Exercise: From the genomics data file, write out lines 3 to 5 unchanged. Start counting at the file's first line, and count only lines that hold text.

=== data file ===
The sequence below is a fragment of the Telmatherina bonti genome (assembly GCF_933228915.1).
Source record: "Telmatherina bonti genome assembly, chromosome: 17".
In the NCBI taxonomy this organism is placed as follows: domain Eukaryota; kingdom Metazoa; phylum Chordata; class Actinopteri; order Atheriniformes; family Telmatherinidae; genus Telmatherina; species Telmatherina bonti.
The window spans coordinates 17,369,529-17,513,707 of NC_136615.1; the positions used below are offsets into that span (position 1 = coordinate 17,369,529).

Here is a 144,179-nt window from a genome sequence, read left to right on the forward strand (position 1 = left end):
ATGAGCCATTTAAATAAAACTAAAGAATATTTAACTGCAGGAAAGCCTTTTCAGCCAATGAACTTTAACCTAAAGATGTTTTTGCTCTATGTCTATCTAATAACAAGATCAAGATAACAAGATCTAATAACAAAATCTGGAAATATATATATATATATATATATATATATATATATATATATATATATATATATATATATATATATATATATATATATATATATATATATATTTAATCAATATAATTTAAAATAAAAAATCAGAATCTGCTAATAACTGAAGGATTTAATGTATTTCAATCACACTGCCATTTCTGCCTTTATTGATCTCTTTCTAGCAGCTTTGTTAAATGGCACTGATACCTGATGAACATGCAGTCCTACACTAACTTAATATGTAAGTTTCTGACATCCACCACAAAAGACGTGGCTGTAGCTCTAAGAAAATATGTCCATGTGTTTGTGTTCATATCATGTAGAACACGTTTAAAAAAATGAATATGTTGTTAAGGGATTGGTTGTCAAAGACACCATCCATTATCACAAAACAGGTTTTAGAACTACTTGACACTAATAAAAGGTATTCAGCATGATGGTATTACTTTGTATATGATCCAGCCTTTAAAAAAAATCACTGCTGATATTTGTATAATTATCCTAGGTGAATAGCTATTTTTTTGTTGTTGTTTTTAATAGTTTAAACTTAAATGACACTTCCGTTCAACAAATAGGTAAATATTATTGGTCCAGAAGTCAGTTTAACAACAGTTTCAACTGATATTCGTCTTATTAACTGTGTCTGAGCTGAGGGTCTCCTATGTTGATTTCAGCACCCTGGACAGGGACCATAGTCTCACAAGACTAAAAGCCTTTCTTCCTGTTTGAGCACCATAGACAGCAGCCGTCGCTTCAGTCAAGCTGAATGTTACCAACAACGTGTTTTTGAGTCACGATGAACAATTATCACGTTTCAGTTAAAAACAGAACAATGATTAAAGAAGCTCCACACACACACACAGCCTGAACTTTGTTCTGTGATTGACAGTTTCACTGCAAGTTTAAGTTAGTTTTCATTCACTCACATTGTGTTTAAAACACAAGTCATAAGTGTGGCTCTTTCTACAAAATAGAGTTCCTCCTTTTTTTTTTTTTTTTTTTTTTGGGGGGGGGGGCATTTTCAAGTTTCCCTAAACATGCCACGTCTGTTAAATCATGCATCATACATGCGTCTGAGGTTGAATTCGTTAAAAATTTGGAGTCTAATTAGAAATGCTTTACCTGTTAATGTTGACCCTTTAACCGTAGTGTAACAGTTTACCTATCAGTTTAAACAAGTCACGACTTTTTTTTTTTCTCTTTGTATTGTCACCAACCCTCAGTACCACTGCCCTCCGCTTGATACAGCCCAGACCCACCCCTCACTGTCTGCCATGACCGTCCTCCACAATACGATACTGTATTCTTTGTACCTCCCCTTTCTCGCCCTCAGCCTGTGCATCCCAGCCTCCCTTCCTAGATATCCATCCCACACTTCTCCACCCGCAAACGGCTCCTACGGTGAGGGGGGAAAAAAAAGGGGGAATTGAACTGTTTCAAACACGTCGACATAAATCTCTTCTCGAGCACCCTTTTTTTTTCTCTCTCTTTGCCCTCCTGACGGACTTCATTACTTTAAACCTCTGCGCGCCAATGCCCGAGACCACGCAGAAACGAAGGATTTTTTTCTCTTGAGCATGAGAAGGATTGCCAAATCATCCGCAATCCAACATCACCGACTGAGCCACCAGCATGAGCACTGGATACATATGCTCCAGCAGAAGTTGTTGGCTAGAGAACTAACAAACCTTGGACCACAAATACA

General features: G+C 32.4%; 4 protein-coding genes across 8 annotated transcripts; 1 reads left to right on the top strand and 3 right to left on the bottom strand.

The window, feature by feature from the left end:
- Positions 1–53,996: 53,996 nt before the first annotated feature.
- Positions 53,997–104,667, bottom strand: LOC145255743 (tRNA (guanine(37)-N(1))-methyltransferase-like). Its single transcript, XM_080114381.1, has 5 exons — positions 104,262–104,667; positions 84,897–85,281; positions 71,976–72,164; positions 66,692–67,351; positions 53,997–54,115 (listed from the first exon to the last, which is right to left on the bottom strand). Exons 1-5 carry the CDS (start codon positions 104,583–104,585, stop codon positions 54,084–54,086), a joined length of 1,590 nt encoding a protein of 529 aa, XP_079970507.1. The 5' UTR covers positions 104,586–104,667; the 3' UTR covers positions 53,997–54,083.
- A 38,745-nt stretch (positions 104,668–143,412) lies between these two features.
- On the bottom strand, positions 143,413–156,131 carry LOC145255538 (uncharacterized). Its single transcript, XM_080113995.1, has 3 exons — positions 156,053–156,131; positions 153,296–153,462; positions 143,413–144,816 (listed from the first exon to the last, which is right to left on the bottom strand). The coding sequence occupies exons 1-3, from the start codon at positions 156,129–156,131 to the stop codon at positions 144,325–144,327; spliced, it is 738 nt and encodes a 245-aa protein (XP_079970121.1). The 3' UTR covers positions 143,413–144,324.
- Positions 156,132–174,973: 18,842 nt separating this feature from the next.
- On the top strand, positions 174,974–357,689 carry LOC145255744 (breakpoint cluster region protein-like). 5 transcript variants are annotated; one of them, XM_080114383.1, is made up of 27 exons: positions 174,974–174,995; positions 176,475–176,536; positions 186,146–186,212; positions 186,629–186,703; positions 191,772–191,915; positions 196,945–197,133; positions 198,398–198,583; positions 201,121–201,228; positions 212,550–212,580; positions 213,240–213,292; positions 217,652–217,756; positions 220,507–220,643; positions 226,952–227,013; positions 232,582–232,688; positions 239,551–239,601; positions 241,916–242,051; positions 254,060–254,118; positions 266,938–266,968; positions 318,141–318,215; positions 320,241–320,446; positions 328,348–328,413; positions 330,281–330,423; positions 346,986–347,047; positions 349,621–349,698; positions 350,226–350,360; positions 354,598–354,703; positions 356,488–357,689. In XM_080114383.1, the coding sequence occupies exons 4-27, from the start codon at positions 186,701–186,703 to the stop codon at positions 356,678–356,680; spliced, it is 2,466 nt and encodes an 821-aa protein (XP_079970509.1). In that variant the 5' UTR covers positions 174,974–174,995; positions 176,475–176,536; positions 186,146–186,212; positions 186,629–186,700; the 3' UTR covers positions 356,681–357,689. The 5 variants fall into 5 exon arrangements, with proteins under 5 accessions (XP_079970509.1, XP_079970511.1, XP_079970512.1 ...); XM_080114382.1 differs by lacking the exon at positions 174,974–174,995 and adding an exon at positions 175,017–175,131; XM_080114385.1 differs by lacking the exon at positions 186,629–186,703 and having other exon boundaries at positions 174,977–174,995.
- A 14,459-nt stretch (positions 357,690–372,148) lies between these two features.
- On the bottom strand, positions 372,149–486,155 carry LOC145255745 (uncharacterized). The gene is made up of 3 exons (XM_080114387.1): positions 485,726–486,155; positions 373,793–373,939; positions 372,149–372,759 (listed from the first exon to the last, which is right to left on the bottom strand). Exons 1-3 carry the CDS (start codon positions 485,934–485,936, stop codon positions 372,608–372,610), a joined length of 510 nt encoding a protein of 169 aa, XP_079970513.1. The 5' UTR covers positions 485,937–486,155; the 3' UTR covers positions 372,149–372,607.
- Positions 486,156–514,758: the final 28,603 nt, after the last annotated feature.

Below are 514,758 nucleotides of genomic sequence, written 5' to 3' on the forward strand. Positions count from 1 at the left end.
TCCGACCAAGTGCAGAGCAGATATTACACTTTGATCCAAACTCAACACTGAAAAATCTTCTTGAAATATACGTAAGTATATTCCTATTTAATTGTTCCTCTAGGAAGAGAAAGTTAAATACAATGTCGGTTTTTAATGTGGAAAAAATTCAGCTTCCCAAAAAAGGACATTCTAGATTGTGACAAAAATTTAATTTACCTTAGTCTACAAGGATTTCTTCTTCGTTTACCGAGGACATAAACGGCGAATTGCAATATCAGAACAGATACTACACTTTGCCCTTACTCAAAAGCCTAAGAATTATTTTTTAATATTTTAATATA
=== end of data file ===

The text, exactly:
In the NCBI taxonomy this organism is placed as follows: domain Eukaryota; kingdom Metazoa; phylum Chordata; class Actinopteri; order Atheriniformes; family Telmatherinidae; genus Telmatherina; species Telmatherina bonti.
The window spans coordinates 17,369,529-17,513,707 of NC_136615.1; the positions used below are offsets into that span (position 1 = coordinate 17,369,529).

Here is a 144,179-nt window from a genome sequence, read left to right on the forward strand (position 1 = left end):